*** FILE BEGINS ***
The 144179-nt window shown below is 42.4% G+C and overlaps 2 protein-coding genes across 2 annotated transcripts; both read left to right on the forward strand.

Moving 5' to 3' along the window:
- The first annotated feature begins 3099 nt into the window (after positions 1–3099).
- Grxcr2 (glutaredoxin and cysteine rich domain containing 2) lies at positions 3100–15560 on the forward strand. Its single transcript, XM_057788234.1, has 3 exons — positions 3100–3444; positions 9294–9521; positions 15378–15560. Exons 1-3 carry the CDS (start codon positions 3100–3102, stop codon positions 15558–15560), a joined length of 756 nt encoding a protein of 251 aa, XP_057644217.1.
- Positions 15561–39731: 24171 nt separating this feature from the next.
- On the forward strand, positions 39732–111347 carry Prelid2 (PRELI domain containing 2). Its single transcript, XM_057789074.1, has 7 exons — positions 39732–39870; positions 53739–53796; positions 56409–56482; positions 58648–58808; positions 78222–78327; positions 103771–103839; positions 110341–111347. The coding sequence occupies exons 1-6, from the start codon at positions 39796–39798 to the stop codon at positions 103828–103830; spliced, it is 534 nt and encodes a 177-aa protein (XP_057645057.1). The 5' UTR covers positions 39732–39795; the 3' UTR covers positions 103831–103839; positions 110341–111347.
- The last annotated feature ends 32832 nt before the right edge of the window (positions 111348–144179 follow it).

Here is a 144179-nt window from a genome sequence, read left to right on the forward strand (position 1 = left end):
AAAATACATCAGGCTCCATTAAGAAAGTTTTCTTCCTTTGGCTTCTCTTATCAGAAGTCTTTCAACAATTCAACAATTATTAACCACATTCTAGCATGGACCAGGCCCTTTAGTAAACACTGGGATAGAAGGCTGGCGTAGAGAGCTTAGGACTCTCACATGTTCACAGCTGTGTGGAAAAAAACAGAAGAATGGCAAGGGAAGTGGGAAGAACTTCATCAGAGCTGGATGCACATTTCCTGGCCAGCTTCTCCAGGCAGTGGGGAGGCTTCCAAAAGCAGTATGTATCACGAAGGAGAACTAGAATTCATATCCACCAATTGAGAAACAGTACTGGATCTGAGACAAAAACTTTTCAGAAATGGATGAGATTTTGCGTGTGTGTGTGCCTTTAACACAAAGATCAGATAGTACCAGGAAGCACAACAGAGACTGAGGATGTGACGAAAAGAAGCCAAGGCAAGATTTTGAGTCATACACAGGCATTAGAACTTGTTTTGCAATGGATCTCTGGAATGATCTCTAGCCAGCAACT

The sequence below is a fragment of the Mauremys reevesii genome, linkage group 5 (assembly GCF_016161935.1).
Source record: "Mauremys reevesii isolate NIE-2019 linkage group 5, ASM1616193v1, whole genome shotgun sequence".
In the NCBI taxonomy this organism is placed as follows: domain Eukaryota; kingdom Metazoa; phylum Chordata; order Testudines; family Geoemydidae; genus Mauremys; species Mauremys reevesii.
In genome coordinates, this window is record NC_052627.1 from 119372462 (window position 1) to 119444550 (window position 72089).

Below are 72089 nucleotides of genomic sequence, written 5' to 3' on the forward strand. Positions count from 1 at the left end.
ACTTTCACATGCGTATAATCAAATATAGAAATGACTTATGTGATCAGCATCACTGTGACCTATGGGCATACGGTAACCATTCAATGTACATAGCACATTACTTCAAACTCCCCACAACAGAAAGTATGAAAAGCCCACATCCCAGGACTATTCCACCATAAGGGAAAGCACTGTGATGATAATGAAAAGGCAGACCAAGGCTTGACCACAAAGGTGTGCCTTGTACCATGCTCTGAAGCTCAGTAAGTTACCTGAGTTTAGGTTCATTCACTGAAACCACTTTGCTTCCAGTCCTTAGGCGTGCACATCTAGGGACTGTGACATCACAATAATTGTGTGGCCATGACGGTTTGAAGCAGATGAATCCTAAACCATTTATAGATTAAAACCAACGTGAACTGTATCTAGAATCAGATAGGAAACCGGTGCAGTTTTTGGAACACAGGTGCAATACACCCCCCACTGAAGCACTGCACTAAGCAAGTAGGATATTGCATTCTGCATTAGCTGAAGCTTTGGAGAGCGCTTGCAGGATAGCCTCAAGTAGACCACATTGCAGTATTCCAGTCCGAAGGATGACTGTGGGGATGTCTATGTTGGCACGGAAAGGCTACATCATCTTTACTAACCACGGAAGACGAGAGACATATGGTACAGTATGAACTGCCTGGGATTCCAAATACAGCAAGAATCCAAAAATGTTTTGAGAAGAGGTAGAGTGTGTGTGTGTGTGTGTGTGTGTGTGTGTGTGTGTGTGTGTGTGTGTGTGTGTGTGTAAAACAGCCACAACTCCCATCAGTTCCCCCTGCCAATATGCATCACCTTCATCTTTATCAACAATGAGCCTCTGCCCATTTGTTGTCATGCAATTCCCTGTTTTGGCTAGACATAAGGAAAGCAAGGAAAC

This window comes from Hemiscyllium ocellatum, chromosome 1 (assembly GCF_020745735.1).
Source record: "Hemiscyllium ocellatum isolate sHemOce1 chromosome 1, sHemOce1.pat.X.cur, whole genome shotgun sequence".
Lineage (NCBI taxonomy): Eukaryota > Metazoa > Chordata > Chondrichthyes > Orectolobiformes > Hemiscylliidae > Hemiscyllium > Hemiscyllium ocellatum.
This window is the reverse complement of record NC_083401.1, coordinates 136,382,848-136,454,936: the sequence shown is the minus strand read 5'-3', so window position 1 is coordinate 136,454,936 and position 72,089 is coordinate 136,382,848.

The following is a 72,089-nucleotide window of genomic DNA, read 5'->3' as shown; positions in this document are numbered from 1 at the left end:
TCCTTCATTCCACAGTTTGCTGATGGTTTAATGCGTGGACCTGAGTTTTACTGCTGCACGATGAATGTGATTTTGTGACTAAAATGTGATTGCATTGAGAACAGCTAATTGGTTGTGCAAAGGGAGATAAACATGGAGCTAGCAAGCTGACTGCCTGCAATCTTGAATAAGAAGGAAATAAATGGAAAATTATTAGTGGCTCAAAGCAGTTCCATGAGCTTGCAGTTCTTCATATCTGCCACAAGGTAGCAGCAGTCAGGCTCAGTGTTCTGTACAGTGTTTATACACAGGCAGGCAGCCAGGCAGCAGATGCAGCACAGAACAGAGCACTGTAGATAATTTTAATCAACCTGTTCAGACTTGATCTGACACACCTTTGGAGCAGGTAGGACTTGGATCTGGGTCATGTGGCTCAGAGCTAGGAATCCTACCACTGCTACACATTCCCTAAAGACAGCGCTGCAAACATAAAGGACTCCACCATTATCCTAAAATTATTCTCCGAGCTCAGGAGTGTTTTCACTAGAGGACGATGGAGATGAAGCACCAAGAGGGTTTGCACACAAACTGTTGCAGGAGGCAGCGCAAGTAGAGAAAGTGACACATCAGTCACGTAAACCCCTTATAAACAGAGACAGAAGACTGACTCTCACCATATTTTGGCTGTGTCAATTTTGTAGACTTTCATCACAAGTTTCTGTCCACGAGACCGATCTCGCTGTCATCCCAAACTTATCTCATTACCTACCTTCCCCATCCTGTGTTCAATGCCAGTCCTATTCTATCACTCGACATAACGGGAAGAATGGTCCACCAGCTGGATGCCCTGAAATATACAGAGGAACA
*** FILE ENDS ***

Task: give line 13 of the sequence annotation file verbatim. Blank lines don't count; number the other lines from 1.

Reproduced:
In genome coordinates, this window is record NC_052627.1 from 119372462 (window position 1) to 119444550 (window position 72089).